When you’re in a situation that triggers you, try not to react to whoever or whatever is causing the trigger, but instead focus on your breathing as that is usually the first thing to change.

Observe your breathing and observe any feelings you experience throughout your body. You may, for example, feel a tightness in the pit of your stomach or a thumping heartbeat; either way, rest your attention on wherever it is that is loudest.

Also observe what thoughts may arise and be aware of any conditioned, instinctual mental reactions, such as anger and blame thoughts.

The more you do this, the more you’ll notice your thoughts and feelings are very conditioned and aren’t actually who you are. It really does take time, but be patient. One thing I did was make a mental note (or even write it down) when I was triggered so I could go over it when I was alone and inquire what triggered me, what I felt, how I handled it etc.

It’s a good way of exploring your thoughts and feelings, but ensure you’re kind to yourself – it isn’t designed as a beating up session – be very non-judgmental and genuinely interested.

Also, it’s worth continuing using mindfulness in everyday life, not just in situations where you are triggered with jealousy. It has honestly changed my and many others lives, and it can yours too.

7. Meditate.

If you don’t meditate already, I’d strongly recommend starting it. In my opinion, meditation is about the best thing anyone can do who is on the self-development or spiritual path. It isn’t the answer to your problems, but it will increase your awareness and reduce anxiety and stress – these are facts.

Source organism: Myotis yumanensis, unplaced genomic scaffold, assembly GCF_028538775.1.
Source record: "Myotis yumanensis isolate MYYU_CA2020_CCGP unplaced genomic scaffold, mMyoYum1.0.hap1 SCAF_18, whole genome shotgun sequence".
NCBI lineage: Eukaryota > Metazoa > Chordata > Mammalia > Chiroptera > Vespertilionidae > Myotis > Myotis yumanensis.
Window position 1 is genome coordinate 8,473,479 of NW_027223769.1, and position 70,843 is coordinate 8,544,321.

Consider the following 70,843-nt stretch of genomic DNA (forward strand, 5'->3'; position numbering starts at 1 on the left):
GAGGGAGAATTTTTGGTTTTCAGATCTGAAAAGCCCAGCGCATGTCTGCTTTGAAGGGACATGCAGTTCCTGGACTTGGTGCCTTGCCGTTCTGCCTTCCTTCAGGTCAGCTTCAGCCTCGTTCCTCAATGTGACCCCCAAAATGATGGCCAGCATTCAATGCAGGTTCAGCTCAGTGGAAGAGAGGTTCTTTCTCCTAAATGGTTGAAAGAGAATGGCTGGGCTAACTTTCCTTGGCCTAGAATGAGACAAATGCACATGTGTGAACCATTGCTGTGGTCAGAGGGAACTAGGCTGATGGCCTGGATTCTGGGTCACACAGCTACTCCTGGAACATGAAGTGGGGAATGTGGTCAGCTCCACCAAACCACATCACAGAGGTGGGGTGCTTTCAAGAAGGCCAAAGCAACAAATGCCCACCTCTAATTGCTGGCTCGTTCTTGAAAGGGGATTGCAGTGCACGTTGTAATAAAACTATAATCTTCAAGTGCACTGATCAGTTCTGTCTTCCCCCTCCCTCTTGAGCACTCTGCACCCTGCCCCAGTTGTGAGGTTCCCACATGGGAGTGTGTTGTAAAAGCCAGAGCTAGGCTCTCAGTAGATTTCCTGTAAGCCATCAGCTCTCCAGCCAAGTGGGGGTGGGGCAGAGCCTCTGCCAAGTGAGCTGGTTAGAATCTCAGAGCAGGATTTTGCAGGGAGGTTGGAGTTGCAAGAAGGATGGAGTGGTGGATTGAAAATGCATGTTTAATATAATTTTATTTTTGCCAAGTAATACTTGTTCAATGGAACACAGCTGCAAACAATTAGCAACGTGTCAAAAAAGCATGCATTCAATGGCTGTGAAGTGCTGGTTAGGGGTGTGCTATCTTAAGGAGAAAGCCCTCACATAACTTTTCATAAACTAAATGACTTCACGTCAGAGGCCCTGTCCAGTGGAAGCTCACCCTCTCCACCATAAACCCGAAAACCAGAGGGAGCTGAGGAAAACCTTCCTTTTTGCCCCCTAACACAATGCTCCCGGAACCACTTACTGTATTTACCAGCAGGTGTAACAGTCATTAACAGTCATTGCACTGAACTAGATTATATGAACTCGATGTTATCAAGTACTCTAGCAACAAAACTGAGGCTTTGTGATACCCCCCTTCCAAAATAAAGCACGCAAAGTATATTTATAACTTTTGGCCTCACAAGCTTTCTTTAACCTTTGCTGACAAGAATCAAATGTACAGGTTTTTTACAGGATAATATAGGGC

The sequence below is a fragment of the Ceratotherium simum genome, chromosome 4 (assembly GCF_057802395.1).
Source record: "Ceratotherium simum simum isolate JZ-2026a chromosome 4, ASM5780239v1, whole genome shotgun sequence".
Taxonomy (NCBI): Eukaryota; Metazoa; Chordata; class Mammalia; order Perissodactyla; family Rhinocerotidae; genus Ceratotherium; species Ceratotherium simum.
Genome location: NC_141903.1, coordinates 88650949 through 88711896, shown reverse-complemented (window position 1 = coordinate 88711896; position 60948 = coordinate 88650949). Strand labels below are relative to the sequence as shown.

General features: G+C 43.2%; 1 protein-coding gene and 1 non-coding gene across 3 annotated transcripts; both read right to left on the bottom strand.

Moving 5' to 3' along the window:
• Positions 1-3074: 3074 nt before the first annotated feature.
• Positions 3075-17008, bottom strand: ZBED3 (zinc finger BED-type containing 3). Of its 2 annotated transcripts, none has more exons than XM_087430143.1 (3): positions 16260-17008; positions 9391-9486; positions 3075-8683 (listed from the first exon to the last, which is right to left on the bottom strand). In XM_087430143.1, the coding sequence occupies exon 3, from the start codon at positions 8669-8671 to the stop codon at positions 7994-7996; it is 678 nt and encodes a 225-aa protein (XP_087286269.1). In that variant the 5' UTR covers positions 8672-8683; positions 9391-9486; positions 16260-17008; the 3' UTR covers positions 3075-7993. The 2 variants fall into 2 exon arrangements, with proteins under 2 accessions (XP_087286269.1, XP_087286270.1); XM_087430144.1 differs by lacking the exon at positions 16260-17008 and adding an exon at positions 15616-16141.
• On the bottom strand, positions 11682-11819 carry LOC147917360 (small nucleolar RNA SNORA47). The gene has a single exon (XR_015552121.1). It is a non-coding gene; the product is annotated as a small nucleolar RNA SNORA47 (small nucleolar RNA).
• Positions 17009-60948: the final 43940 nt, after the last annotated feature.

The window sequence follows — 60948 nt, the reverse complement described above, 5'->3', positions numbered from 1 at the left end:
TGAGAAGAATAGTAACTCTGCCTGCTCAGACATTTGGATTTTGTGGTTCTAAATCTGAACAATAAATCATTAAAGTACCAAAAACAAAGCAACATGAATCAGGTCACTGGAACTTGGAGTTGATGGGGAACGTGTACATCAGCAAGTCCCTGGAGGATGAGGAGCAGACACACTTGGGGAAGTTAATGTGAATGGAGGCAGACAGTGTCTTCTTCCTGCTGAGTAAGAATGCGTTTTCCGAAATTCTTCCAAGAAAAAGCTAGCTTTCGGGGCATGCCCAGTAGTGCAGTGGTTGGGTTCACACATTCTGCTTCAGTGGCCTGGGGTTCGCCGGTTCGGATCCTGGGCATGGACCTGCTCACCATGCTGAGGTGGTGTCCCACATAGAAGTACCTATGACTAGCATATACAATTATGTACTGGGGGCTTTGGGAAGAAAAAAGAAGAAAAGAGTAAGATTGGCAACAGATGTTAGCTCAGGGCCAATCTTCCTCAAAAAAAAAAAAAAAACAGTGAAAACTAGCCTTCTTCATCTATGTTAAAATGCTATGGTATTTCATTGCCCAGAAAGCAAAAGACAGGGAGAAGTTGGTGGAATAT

I won’t list all the benefits as there’s quite literally hundreds of thousands of articles online about that, but do consider it. It’s a chance to be completely alone, free from anything external that we have to encounter as part of life. It’s the way to experience that silence and observe what is happening within us, as we don’t often hear it due to being distracted by those things outside of us.

After time, your whole aura will change and not only yourself, but those around you will notice it. Even 10 minutes a day can have an impact, so instead of aimlessly browsing social media if you’re bored, try meditating and make it part of your daily routine.